German Accusative Case Help!
I recently started German not to long ago, and have been having fun, up until I reached the Accusative Case lessons. I've been finding it difficult to remember which version of, "Drink", or which version of, "the", to use, etc. If anyone would have some tips that would me help memorize the different versions of these words, that would be fantastic. Danke!
‘Den’ is the only new ‘the’ that replaces ‘der’ in the accusative. You don’t have to worry about changing ‘das’ or ‘die’. What do you mean by forms of ‘drink’?
If you have problems remembering material covered in a skill:
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- take notes (e.g. write down difficult or interesting sentences, structures or words, add comments)
- make your own tables using words from the exercises. If you have problems with “drink” or the different articles, write out all the forms based on the information in the tips and notes.
- keep working on the same skill for as many levels as you need to “get it”. The same grammar issues and vocabulary will be repeated plenty of times through the levels. You can work on a few skills at the same time if it gets too repetitive, but don’t progress further until you feel you are ready.
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Thank you so very much! Here's a lingot!
Yes slamRN, thanks for noticing! It's a pun...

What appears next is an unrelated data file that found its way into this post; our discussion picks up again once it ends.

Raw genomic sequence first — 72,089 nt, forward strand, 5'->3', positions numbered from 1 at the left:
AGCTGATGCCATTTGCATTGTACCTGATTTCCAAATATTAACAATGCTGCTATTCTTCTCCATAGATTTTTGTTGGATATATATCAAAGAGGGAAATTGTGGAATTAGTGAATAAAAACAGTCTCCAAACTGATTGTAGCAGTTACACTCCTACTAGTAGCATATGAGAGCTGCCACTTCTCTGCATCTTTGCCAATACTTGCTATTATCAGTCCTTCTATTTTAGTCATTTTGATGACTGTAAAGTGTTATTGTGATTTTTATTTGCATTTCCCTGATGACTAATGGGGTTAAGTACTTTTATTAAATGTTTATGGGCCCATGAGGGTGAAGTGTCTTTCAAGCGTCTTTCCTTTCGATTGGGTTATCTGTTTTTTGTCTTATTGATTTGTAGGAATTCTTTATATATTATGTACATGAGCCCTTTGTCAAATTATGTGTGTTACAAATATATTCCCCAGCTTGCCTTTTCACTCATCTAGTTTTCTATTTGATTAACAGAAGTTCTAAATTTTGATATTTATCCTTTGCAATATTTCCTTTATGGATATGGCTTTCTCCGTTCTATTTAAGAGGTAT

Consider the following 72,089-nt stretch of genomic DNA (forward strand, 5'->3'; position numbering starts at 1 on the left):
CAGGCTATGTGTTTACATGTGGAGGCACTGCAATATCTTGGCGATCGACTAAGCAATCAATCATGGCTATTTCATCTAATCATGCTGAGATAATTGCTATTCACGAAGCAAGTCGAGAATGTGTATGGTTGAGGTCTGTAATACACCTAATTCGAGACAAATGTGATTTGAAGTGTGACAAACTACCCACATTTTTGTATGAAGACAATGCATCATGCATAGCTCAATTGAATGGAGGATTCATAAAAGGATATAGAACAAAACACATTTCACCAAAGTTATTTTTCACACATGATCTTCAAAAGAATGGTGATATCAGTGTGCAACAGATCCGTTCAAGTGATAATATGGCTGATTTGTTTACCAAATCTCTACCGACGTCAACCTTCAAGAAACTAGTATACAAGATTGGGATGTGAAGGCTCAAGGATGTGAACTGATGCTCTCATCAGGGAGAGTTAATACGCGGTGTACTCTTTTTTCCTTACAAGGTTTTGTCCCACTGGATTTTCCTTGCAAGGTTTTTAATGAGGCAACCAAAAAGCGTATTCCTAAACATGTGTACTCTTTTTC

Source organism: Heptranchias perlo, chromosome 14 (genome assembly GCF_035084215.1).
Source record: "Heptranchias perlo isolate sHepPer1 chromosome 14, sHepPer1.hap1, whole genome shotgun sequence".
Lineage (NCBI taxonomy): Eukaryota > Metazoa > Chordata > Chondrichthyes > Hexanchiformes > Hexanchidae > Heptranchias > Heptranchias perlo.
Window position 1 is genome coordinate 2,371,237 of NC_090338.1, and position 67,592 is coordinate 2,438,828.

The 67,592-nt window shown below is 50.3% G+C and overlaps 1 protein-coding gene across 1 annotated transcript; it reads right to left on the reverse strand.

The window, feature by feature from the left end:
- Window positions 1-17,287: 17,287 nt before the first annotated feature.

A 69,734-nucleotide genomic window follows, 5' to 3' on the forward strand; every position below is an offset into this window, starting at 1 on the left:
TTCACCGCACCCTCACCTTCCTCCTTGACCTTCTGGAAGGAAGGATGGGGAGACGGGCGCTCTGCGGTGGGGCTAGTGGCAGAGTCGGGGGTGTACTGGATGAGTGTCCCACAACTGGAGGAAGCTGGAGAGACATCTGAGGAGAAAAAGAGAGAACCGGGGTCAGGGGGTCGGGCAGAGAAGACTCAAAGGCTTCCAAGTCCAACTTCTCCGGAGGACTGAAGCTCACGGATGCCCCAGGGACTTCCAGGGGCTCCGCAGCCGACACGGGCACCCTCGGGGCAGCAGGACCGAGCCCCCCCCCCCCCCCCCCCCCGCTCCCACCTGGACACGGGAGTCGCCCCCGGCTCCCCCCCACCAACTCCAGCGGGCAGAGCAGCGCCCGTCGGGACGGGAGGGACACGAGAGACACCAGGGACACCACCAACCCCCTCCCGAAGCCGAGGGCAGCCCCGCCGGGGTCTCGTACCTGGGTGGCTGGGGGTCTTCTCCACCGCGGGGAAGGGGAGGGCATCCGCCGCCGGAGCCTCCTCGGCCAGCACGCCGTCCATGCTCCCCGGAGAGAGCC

ahau.3 said: "Verbs are not declined but conjugated."
Accidence deals with conjugation and declension.
Credit where it's due; I pinched the joke from Anthea Bell, the English Translator of the Asterix books. To see the joke in its full glory, you'd need to read Asterix the Gaul (in English)
Hello Justin! Welcome to learning German! I wish you luck and have a lot of fun!
First off, "trinken" is the infinitive, or the basic form, of the verb 'to drink'. It can be conjugated in a few different ways.
It's conjugated like this:
Ich trinke (I drink)
Du trinkst (You drink (Informal))
Sie/sie trinken (You(Formal)/They drink)
Ihr trinkt (You drink (Plura))
Wir trinken (We drink)
Er/sie/es trinkt (He/she/it drinks)
Notice that each conjugation has a different ending:
ich trinkE (I drink)
du trinkST (You drink (Informal))
Sie/sie trinkEN (You(Formal)/They drink)
ihr trinkT (You drink (Plural - informal))
wir trinkEN (We drink)
er/sie/es trinkT (He/she/it drinks)
(Here is a good table showing you what I showed you above.)
These endings apply for all other German verbs. I'll give a few examples:
ich habe ein Apfel. (I have an apple.)
du hast ein Apfel. (you have an apple (informal))
The -en ending applies to all plurals (except for "ihr".):
wir haben viele Bananen. (we have many bananas.)
die Männer hassen Aprikose. (the men hate apricots. - not always true, eh? :D)
...except for "ihr":
ihr liebt Fußball. (you(plural - informal) love football)
ihr esst Äpfel. (you(plural - informal) eat apples)
I hope this helped you!!
If you have more questions, please ask! :D
These endings apply for all other German verbs. I'll give a few examples
Hello, Dessert-Rose. I really admire the effort and thought you put into your posts. I even gave someone a link to your stuff on cases earlier today :)
Your statement probably needs to mention that there are exceptions:
The verb sein has very different endings... and there are others; I'm thinking of er mag Schokolade
Well, to be honest, I'm really just thinking about chocolate, but you get the idea.
Hi npLam! Thanks for sharing my stuff, I saw it!! :D
Yes, I will add that! (I did that originally but couldn't think of any exceptions just then, so I changed it.)
(Note: I'm really indebted to you and all of the lovely people who have helped me so far in my German. I'm going to make a post once I reach an 100 D-streak and thank everyone for their time, patience and help! I'm looking forward to that terribly!